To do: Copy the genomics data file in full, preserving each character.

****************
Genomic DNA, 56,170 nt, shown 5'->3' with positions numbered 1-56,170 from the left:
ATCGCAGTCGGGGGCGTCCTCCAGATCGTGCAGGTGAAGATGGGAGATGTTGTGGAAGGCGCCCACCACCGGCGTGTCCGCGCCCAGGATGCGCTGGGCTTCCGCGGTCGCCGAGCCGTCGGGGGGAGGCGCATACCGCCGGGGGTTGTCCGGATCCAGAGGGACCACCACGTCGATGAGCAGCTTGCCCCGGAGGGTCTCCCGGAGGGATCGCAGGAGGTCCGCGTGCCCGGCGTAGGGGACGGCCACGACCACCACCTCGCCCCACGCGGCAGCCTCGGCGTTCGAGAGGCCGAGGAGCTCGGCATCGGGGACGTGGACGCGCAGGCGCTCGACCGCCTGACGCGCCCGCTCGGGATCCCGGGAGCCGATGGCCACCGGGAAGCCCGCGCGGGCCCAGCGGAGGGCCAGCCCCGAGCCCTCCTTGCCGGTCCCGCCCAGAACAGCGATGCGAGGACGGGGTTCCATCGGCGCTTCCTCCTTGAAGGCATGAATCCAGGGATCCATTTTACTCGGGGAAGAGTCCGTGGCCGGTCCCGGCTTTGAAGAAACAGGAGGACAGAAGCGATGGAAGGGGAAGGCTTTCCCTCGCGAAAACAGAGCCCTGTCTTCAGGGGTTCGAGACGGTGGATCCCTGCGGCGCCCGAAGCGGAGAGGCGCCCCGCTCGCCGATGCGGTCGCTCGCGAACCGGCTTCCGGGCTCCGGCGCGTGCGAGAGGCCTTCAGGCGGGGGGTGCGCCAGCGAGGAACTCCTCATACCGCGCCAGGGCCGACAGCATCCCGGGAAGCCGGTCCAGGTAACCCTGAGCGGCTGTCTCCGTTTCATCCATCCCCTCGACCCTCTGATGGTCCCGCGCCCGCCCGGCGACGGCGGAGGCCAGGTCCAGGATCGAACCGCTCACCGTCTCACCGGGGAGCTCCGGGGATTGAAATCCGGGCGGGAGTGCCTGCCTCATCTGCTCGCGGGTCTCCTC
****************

Genomic DNA, 56,170 nt, shown 5'->3' with positions numbered 1-56,170 from the left:
ATCGCAGTCGGGGGCGTCCTCCAGATCGTGCAGGTGAAGATGGGAGATGTTGTGGAAGGCGCCCACCACCGGCGTGTCCGCGCCCAGGATGCGCTGGGCTTCCGCGGTCGCCGAGCCGTCGGGGGGAGGCGCATACCGCCGGGGGTTGTCCGGATCCAGAGGGACCACCACGTCGATGAGCAGCTTGCCCCGGAGGGTCTCCCGGAGGGATCGCAGGAGGTCCGCGTGCCCGGCGTAGGGGACGGCCACGACCACCACCTCGCCCCACGCGGCAGCCTCGGCGTTCGAGAGGCCGAGGAGCTCGGCATCGGGGACGTGGACGCGCAGGCGCTCGACCGCCTGACGCGCCCGCTCGGGATCCCGGGAGCCGATGGCCACCGGGAAGCCCGCGCGGGCCCAGCGGAGGGCCAGCCCCGAGCCCTCCTTGCCGGTCCCGCCCAGAACAGCGATGCGAGGACGGGGTTCCATCGGCGCTTCCTCCTTGAAGGCATGAATCCAGGGATCCATTTTACTCGGGGAAGAGTCCGTGGCCGGTCCCGGCTTTGAAGAAACAGGAGGACAGAAGCGATGGAAGGGGAAGGCTTTCCCTCGCGAAAACAGAGCCCTGTCTTCAGGGGTTCGAGACGGTGGATCCCTGCGGCGCCCGAAGCGGAGAGGCGCCCCGCTCGCCGATGCGGTCGCTCGCGAACCGGCTTCCGGGCTCCGGCGCGTGCGAGAGGCCTTCAGGCGGGGGGTGCGCCAGCGAGGAACTCCTCATACCGCGCCAGGGCCGACAGCATCCCGGGAAGCCGGTCCAGGTAACCCTGAGCGGCTGTCTCCGTTTCATCCATCCCCTCGACCCTCTGATGGTCCCGCGCCCGCCCGGCGACGGCGGAGGCCAGGTCCAGGATCGAACCGCTCACCGTCTCACCGGGGAGCTCCGGGGATTGAAATCCGGGCGGGAGTGCCTGCCTCATCTGCTCGCGGGTCTCCTC